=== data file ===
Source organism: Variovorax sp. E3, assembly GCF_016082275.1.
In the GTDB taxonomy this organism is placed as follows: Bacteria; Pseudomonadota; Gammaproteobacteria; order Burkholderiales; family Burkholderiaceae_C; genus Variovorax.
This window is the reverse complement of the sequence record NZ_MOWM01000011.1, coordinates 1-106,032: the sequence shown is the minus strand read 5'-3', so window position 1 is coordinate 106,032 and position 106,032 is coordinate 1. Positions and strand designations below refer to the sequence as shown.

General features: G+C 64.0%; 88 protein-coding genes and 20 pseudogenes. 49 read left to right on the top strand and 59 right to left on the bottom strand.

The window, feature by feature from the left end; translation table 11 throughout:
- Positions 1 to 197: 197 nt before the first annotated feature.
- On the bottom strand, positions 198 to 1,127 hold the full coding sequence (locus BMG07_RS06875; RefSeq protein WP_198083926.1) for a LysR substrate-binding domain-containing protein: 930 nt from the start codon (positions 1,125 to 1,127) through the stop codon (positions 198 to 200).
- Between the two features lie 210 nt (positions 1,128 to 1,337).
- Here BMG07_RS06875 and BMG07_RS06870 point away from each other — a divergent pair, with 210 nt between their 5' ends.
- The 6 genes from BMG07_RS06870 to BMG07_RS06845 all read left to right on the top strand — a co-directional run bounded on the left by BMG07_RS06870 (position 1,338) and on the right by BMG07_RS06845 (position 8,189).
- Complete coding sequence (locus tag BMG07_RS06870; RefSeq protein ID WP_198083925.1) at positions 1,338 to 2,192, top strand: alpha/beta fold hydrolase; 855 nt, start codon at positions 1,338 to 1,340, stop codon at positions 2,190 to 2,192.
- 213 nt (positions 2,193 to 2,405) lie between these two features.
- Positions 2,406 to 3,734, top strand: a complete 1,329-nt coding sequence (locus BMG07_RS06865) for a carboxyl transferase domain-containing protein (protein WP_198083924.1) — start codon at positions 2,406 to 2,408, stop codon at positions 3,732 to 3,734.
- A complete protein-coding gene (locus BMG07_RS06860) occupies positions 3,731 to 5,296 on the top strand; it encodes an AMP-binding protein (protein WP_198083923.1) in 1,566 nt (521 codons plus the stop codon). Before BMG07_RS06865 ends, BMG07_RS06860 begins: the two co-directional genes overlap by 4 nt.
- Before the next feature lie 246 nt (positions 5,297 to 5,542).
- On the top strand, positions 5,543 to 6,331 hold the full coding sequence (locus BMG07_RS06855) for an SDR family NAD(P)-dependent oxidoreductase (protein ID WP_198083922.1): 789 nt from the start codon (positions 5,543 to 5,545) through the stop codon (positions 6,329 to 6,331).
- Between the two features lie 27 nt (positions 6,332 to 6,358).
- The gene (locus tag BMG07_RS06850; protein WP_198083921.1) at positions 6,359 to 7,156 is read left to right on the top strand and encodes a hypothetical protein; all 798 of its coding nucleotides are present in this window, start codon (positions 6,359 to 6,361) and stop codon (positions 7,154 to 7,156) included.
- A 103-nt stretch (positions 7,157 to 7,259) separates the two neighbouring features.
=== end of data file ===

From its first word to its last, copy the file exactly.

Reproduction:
Source organism: Variovorax sp. E3, assembly GCF_016082275.1.
In the GTDB taxonomy this organism is placed as follows: Bacteria; Pseudomonadota; Gammaproteobacteria; order Burkholderiales; family Burkholderiaceae_C; genus Variovorax.
This window is the reverse complement of the sequence record NZ_MOWM01000011.1, coordinates 1-106,032: the sequence shown is the minus strand read 5'-3', so window position 1 is coordinate 106,032 and position 106,032 is coordinate 1. Positions and strand designations below refer to the sequence as shown.

General features: G+C 64.0%; 88 protein-coding genes and 20 pseudogenes. 49 read left to right on the top strand and 59 right to left on the bottom strand.

The window, feature by feature from the left end; translation table 11 throughout:
- Positions 1 to 197: 197 nt before the first annotated feature.
- On the bottom strand, positions 198 to 1,127 hold the full coding sequence (locus BMG07_RS06875; RefSeq protein WP_198083926.1) for a LysR substrate-binding domain-containing protein: 930 nt from the start codon (positions 1,125 to 1,127) through the stop codon (positions 198 to 200).
- Between the two features lie 210 nt (positions 1,128 to 1,337).
- Here BMG07_RS06875 and BMG07_RS06870 point away from each other — a divergent pair, with 210 nt between their 5' ends.
- The 6 genes from BMG07_RS06870 to BMG07_RS06845 all read left to right on the top strand — a co-directional run bounded on the left by BMG07_RS06870 (position 1,338) and on the right by BMG07_RS06845 (position 8,189).
- Complete coding sequence (locus tag BMG07_RS06870; RefSeq protein ID WP_198083925.1) at positions 1,338 to 2,192, top strand: alpha/beta fold hydrolase; 855 nt, start codon at positions 1,338 to 1,340, stop codon at positions 2,190 to 2,192.
- 213 nt (positions 2,193 to 2,405) lie between these two features.
- Positions 2,406 to 3,734, top strand: a complete 1,329-nt coding sequence (locus BMG07_RS06865) for a carboxyl transferase domain-containing protein (protein WP_198083924.1) — start codon at positions 2,406 to 2,408, stop codon at positions 3,732 to 3,734.
- A complete protein-coding gene (locus BMG07_RS06860) occupies positions 3,731 to 5,296 on the top strand; it encodes an AMP-binding protein (protein WP_198083923.1) in 1,566 nt (521 codons plus the stop codon). Before BMG07_RS06865 ends, BMG07_RS06860 begins: the two co-directional genes overlap by 4 nt.
- Before the next feature lie 246 nt (positions 5,297 to 5,542).
- On the top strand, positions 5,543 to 6,331 hold the full coding sequence (locus BMG07_RS06855) for an SDR family NAD(P)-dependent oxidoreductase (protein ID WP_198083922.1): 789 nt from the start codon (positions 5,543 to 5,545) through the stop codon (positions 6,329 to 6,331).
- Between the two features lie 27 nt (positions 6,332 to 6,358).
- The gene (locus tag BMG07_RS06850; protein WP_198083921.1) at positions 6,359 to 7,156 is read left to right on the top strand and encodes a hypothetical protein; all 798 of its coding nucleotides are present in this window, start codon (positions 6,359 to 6,361) and stop codon (positions 7,154 to 7,156) included.
- A 103-nt stretch (positions 7,157 to 7,259) separates the two neighbouring features.